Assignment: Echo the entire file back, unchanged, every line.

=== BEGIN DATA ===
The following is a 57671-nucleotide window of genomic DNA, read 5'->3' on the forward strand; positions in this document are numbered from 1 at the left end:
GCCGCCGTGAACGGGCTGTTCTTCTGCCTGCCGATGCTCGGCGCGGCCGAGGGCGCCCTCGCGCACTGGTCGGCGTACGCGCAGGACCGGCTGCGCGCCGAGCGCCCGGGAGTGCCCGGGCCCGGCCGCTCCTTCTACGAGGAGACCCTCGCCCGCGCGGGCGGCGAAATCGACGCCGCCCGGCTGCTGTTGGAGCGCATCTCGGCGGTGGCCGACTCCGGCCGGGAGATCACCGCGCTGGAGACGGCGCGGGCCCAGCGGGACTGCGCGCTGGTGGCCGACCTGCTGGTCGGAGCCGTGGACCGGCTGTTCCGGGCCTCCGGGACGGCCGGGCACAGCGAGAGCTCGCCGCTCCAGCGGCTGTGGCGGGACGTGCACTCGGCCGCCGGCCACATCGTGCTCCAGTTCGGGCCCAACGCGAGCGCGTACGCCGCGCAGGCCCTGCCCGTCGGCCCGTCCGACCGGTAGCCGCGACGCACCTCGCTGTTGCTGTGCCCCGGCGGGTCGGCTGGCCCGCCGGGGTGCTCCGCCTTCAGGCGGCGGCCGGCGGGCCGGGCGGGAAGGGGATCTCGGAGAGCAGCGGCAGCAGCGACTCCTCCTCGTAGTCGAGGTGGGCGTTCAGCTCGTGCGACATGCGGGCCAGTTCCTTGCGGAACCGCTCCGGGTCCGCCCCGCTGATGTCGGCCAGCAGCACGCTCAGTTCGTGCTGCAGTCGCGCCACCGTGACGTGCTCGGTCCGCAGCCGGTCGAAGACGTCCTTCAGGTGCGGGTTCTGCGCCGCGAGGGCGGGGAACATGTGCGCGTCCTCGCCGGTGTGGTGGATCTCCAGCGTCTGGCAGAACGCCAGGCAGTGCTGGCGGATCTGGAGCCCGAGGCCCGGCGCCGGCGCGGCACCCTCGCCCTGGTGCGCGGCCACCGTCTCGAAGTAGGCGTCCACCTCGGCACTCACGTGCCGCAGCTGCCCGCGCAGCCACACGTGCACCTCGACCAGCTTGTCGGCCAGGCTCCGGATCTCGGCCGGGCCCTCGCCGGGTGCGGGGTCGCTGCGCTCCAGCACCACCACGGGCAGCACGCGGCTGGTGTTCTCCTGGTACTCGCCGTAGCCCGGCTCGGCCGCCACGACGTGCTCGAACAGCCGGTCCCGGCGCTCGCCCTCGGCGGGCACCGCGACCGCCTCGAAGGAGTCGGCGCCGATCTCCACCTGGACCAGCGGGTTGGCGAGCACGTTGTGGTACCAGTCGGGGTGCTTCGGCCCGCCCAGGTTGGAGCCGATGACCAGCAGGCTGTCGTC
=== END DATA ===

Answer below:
The following is a 57671-nucleotide window of genomic DNA, read 5'->3' on the forward strand; positions in this document are numbered from 1 at the left end:
GCCGCCGTGAACGGGCTGTTCTTCTGCCTGCCGATGCTCGGCGCGGCCGAGGGCGCCCTCGCGCACTGGTCGGCGTACGCGCAGGACCGGCTGCGCGCCGAGCGCCCGGGAGTGCCCGGGCCCGGCCGCTCCTTCTACGAGGAGACCCTCGCCCGCGCGGGCGGCGAAATCGACGCCGCCCGGCTGCTGTTGGAGCGCATCTCGGCGGTGGCCGACTCCGGCCGGGAGATCACCGCGCTGGAGACGGCGCGGGCCCAGCGGGACTGCGCGCTGGTGGCCGACCTGCTGGTCGGAGCCGTGGACCGGCTGTTCCGGGCCTCCGGGACGGCCGGGCACAGCGAGAGCTCGCCGCTCCAGCGGCTGTGGCGGGACGTGCACTCGGCCGCCGGCCACATCGTGCTCCAGTTCGGGCCCAACGCGAGCGCGTACGCCGCGCAGGCCCTGCCCGTCGGCCCGTCCGACCGGTAGCCGCGACGCACCTCGCTGTTGCTGTGCCCCGGCGGGTCGGCTGGCCCGCCGGGGTGCTCCGCCTTCAGGCGGCGGCCGGCGGGCCGGGCGGGAAGGGGATCTCGGAGAGCAGCGGCAGCAGCGACTCCTCCTCGTAGTCGAGGTGGGCGTTCAGCTCGTGCGACATGCGGGCCAGTTCCTTGCGGAACCGCTCCGGGTCCGCCCCGCTGATGTCGGCCAGCAGCACGCTCAGTTCGTGCTGCAGTCGCGCCACCGTGACGTGCTCGGTCCGCAGCCGGTCGAAGACGTCCTTCAGGTGCGGGTTCTGCGCCGCGAGGGCGGGGAACATGTGCGCGTCCTCGCCGGTGTGGTGGATCTCCAGCGTCTGGCAGAACGCCAGGCAGTGCTGGCGGATCTGGAGCCCGAGGCCCGGCGCCGGCGCGGCACCCTCGCCCTGGTGCGCGGCCACCGTCTCGAAGTAGGCGTCCACCTCGGCACTCACGTGCCGCAGCTGCCCGCGCAGCCACACGTGCACCTCGACCAGCTTGTCGGCCAGGCTCCGGATCTCGGCCGGGCCCTCGCCGGGTGCGGGGTCGCTGCGCTCCAGCACCACCACGGGCAGCACGCGGCTGGTGTTCTCCTGGTACTCGCCGTAGCCCGGCTCGGCCGCCACGACGTGCTCGAACAGCCGGTCCCGGCGCTCGCCCTCGGCGGGCACCGCGACCGCCTCGAAGGAGTCGGCGCCGATCTCCACCTGGACCAGCGGGTTGGCGAGCACGTTGTGGTACCAGTCGGGGTGCTTCGGCCCGCCCAGGTTGGAGCCGATGACCAGCAGGCTGTCGTC